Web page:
A correspondent writes to report a school argument about whether a subject area should be capitalized or not. Is it: 'There'll be exams in History and Geography' or '... history and geography'? Opinion was split.
I'm not surprised. Capitalization is one of those areas very much subject to fashion and change. As Fowler once said, long ago, 'the use of capitals is largely governed by personal taste'. Some people overcapitalize; some undercapitalize.
It isn't usually a contentious issue when the reference is to a unique entity, such as an individual name. But generic notions always pose problems, and subject names fall into that category. Here, capitalization is primarily used either to draw special attention to a notion or to avoid ambiguity. An example of the latter would be: You'll find History on the third floor (ie the department) and You'll find history in the library (ie the subject). A capital is obligatory when talking about a specific notion, such as a course or exam paper, e.g. History 231.
But fashion always rules. For the past few years there's been a noticeable trend towards graphical simplicity - B.B.C. becoming BBC, and the like - and capitals have been affected. You'll find far more in newspapers of a few decades ago. And where there is an option, as in subject names, the trend has been to avoid caps. This is the advice of the main copy-editing style guides, and usage generally concurs, at present.
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As in the style of The Economist: ‘Gordon Brown, a British prime minister’. Or the Sunday Times, as I reported here: http://tinyurl.com/nz4smf. (These examples also raise the possibly mischievous use of the indefinite article.)
I have an impression that British English seems more prone to capitalization of nouns ("the Committee", "the Charity", etc.) than US English, but don't have time right now to back it up with some examples. Perhaps others can comment.
that reminds me of some interesting words:(places)China vs china; Turkey vs turkey; Shanghai vs shanghai. (names)Jordan vs jordan; Carol vs carol; Smith vs smith. etc. it would be even funnier if sby called Smith is really a smith. does anyone knows any?
Once upon a time they all were, of course.
Thank you, david ;)
I have similar doubts with job titles - director or Director? John Smith, Director v. our director, John Smith ... - but at least there are several excellent style guides out there that can usually answer my questions.
As an employer, I despair when I receive applications from candidates that begin, "dear mr church i am writing to apply for the position of english teacher...", but my younger colleagues say I need to get with it. And don't even get me started on "Yours sincerely" v. "Yours faithfully", for which in my day we learnt the rule, "Put 'sincerely' if you know the name; put 'faithfully' if you don't." Nowadays, the rule seems to be, "Put whatever you like, but if in doubt, put 'Cheers'. I daresay 'Big Ears' will follow in a few years from now.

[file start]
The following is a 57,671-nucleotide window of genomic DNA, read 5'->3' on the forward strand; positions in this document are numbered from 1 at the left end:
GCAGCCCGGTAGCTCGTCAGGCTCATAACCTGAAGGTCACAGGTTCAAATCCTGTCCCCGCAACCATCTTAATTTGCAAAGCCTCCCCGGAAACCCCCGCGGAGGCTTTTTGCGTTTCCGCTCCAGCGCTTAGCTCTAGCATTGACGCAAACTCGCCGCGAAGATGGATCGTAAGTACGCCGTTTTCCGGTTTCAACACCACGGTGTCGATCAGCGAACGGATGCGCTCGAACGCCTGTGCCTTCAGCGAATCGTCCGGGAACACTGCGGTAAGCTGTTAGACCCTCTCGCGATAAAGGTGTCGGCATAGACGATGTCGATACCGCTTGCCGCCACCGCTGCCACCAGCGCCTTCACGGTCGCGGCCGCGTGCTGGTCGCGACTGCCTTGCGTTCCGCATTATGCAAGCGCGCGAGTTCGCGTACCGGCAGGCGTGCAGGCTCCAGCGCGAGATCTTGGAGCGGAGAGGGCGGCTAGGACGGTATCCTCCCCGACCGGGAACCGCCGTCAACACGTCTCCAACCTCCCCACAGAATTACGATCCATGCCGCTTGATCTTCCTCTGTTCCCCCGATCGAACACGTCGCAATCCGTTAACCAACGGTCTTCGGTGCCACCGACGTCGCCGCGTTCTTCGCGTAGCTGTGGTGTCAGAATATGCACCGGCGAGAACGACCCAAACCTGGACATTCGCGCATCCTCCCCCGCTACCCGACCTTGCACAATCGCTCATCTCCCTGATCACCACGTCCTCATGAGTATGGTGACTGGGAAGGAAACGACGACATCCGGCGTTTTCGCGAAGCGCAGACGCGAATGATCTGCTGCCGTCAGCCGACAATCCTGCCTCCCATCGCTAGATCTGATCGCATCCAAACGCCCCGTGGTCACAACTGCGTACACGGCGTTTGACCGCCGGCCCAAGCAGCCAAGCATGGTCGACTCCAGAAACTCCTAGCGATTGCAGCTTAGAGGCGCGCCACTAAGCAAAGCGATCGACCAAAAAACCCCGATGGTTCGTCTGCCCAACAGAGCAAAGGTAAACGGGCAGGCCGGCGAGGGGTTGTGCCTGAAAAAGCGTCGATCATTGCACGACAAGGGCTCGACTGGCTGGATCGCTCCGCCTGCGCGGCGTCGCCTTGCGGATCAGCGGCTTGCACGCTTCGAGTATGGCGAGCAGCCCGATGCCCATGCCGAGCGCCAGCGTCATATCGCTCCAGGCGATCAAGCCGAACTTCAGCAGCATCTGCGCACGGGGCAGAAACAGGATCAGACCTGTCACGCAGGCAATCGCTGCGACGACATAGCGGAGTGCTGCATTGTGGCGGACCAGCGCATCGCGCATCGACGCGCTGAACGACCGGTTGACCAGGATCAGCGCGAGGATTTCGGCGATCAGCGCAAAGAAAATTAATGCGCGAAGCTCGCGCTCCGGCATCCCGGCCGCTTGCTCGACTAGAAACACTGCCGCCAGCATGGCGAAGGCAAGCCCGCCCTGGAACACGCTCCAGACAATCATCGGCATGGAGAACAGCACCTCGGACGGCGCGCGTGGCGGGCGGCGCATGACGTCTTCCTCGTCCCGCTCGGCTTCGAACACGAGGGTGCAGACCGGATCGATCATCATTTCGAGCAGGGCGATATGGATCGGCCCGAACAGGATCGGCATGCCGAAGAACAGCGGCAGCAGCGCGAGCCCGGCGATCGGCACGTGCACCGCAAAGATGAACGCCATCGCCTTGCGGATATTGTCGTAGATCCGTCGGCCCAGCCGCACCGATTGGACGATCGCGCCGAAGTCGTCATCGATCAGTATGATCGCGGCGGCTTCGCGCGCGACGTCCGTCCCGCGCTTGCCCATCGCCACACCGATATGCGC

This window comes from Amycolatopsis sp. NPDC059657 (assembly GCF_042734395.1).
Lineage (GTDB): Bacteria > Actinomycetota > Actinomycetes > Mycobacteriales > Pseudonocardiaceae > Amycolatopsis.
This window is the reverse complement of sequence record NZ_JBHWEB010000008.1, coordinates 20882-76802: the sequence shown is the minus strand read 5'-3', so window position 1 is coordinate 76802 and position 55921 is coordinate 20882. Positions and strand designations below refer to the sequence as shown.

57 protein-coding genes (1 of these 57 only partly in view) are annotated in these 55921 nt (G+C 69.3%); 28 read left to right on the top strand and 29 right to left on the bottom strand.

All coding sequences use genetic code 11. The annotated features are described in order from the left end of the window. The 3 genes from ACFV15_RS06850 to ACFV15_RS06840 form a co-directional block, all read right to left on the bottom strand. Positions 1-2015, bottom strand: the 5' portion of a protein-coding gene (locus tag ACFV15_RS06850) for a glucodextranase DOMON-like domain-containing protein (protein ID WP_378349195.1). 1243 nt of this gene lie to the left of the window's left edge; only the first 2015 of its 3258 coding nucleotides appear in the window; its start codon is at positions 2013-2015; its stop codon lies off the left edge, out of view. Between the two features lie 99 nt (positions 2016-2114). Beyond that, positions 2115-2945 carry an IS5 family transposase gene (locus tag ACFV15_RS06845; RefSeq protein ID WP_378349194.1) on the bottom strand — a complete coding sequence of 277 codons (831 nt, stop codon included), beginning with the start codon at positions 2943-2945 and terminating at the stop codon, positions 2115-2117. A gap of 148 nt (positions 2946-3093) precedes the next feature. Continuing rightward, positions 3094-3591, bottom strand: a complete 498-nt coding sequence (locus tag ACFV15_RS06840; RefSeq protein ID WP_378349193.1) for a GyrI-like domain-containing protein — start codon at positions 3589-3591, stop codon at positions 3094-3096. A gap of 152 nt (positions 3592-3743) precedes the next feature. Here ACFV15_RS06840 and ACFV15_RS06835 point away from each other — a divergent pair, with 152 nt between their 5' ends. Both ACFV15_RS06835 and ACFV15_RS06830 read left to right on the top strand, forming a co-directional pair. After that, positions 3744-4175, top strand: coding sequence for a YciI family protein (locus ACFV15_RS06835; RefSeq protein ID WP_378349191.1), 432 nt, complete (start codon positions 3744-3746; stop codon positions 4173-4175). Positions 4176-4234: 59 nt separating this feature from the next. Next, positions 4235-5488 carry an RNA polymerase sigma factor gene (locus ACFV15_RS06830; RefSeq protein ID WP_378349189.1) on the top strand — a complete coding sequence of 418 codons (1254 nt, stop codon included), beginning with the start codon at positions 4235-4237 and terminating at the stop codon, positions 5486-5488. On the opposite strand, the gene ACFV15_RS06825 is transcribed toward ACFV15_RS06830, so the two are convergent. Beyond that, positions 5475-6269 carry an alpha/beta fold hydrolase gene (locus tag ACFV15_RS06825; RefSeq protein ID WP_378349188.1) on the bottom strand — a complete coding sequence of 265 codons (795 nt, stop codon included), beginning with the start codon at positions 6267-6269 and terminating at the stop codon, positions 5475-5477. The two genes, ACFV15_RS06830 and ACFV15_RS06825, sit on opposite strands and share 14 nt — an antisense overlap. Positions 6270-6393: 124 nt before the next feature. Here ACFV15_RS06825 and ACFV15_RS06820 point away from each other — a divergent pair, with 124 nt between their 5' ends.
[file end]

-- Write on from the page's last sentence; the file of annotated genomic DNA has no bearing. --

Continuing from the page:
The SMS generation: no respect for punctuation at all!
director of studies and part-time english preacher
I was searching for the suffix (-onyms) and its sisters, and I found that there is such a technical word called Capitonym. That is a word that changes its meaning (and sometimes pronunciation) when it is capitalized, and usually applies to capitalization due to proper nouns or eponyms.
Further examples can be found here: http://en.wikipedia.org/wiki/Capitonym
It's not so much a lack of respect for punctuation which is the issue here, but more a lack of awareness of the stylistic norms of different varieties. Something has certainly gone wrong in the education of someone who thinks it's appropriate to write a letter in the way you describe.
In fact, studies are showing that text messages contain a fair bit of punctuation, including an overuse (from a traditional point of view) at times, as when we see such usages as 'yes!!!!!!' What the internet is showing us is which bits of the punctuation system are really important for the conveying of meaning and which aren't. We mustn't forget that, when English began, in Anglo-Saxon times, there was no punctuation in the modern sense at all.
Of course, we all know that in the corporate world the quickest way to seem impressive is to capitalise all the nouns you think are important, as in "the Firm's Diversity Strategy has enabled it to attract more Talent". Yuck.
Very 18th century!
I find it interesting that the BBC in Italian newspapers is Bbc and the Democratic Party Pd... it seems strange that their formal writing permits this, but I'm not fluent enough to know the reason behind this.
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